When Crawford won the 2011 polls, it was the first time since 1997 that the PNP was winning East Rural St Andrew.
"Presently, it is marginal, but when I am finished with it, East Rural St Andrew will be a solid PNP seat," Blake said.
Crawford contested the 2011 election against the Jamaica Labour Party's Joan Gordon-Webley. He polled 9,634 votes to Gordon-Webley's 9,375 votes, winning by 259, a margin that Blake said would have been far greater had he contested the seat.
For Blake, the decision to push him aside in 2011 may not have been due to his winnability but rather because of Crawford's youthfulness in order to counter the effect of Andrew Holness, who had just been sworn in as Jamaica's first post Independence-born prime minister.
He said that having been asked to step aside in favour of Crawford, he was "gracious" and gave 100 per cent support, which led to the election success.
Unity won seat
For Blake, had it not been for unity, the PNP, with Crawford as candidate, would not have won the seat against Gordon-Webley.
"If she had run against me, she was going to lose worse," said Blake.
"I would have won by a much wider margin."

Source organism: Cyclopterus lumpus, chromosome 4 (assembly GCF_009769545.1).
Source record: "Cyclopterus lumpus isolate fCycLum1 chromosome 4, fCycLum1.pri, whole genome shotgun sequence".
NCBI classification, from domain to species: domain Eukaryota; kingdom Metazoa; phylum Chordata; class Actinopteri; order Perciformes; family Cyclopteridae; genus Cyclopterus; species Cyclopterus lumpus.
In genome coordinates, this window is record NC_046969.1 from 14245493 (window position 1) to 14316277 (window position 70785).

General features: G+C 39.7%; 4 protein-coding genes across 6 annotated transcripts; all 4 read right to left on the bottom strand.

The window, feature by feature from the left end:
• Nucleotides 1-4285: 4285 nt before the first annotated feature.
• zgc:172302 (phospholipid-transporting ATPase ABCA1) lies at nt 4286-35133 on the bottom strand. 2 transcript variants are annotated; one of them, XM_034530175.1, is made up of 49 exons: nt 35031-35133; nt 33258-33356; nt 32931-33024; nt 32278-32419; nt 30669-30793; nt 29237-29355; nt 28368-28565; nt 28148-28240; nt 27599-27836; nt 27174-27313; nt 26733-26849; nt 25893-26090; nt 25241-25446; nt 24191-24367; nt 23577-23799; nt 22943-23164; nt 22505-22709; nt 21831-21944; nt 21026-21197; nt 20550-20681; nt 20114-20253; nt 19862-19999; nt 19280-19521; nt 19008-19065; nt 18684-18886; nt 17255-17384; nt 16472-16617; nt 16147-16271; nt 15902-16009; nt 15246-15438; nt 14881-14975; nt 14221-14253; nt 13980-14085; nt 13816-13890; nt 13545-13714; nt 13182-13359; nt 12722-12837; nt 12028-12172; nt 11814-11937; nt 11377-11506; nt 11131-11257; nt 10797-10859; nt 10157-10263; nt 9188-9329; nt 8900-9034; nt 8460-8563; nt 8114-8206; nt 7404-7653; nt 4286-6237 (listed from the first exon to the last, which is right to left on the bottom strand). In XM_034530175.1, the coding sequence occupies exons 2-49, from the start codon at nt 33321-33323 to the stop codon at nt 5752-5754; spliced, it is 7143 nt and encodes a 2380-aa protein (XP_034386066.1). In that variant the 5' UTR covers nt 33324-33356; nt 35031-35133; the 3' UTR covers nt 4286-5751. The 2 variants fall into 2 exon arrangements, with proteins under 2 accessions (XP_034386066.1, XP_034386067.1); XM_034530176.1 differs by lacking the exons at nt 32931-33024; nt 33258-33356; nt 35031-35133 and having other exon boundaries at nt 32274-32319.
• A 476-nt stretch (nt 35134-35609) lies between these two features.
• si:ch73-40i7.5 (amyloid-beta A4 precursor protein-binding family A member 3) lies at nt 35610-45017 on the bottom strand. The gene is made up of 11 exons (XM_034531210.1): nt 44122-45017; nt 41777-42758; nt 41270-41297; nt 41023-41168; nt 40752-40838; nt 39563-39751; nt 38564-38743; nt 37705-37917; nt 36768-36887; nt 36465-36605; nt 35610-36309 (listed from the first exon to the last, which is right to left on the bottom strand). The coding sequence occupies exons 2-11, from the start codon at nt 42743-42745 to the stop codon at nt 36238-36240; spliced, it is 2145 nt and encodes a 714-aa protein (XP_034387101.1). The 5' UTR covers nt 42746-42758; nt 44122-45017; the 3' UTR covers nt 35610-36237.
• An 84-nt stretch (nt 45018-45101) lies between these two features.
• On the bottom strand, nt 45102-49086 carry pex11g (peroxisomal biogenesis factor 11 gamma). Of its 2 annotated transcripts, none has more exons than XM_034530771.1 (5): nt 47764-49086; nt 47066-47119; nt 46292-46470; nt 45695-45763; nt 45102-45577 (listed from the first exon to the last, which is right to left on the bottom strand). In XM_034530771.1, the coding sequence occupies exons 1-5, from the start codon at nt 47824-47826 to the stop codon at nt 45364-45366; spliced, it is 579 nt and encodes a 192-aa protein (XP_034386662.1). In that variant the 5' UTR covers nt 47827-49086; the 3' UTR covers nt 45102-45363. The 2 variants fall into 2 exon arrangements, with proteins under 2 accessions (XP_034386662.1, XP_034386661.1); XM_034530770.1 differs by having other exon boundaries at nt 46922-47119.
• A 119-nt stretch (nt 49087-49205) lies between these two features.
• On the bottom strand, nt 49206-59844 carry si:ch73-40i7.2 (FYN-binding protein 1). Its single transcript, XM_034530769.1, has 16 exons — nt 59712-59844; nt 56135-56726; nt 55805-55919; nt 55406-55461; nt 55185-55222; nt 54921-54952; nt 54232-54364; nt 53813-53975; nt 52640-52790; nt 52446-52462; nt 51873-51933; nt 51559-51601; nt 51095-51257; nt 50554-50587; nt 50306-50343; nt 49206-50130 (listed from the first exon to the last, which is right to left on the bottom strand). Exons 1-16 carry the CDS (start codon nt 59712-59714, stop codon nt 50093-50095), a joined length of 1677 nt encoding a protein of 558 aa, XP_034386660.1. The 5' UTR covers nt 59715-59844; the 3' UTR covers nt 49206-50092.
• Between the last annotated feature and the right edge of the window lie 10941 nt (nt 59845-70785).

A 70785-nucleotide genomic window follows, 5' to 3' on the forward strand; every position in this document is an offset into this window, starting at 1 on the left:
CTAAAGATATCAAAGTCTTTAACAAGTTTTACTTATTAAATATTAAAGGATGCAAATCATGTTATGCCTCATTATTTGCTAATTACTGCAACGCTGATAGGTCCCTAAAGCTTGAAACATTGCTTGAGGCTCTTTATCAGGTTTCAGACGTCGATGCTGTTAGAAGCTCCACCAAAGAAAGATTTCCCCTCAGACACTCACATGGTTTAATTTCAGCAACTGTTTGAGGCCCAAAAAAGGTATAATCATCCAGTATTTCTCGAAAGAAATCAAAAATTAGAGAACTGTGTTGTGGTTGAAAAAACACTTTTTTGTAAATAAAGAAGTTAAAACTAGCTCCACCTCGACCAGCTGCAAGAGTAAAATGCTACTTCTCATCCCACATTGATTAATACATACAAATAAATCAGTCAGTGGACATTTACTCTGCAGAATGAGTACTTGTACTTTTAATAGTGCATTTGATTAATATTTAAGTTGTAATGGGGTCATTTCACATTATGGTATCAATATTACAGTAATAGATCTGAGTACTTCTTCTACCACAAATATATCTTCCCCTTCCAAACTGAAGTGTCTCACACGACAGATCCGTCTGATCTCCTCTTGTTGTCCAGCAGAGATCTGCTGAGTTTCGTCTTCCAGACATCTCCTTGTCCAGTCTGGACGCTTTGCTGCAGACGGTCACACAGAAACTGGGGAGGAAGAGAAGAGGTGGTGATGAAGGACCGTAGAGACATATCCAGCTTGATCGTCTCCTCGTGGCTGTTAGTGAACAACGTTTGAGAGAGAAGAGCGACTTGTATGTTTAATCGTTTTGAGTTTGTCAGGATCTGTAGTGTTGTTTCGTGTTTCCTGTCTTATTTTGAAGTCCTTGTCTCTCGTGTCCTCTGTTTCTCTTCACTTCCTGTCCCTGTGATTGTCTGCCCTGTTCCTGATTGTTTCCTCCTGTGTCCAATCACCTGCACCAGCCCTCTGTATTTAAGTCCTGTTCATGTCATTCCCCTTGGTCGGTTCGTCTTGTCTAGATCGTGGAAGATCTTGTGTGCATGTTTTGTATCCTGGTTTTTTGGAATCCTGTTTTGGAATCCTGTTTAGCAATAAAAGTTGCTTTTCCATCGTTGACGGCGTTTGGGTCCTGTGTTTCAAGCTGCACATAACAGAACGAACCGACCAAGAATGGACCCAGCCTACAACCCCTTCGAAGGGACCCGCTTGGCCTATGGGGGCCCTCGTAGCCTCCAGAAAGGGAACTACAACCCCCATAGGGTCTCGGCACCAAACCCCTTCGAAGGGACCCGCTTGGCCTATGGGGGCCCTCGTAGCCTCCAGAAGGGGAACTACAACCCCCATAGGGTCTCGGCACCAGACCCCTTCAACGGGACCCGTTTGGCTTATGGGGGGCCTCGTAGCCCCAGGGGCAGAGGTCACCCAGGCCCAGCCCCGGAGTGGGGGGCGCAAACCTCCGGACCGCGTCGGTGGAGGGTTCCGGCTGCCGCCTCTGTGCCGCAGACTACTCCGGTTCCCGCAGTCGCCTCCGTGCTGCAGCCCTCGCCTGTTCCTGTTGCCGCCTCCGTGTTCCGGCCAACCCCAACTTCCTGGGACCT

On Sunday, Blake got 217 delegate votes to Crawford's 166, a result which he said came as no surprise since he has been the face and muscle of the PNP for 45 months in East Rural St Andrew before the arrival of Crawford.
"The biggest mistake that Damion has made, the most costly mistake, is that he got caught up in his own public relations. He was of the belief that it was about him and not about all of us who work to put him in the position," Blake told The Gleaner.
Noting that several persons like Crawford, such as Raymond Pryce, Dr Christopher Tufton and Lloyd B. Smith, have bitten the dust after just one term, Blake said that one major lesson for persons is not to get caught up in self.
"I am not accusing anybody, but when you take on this Godlike persona, sometimes you get lost in your own PR. Sometimes you get lost in why you are really there," he said.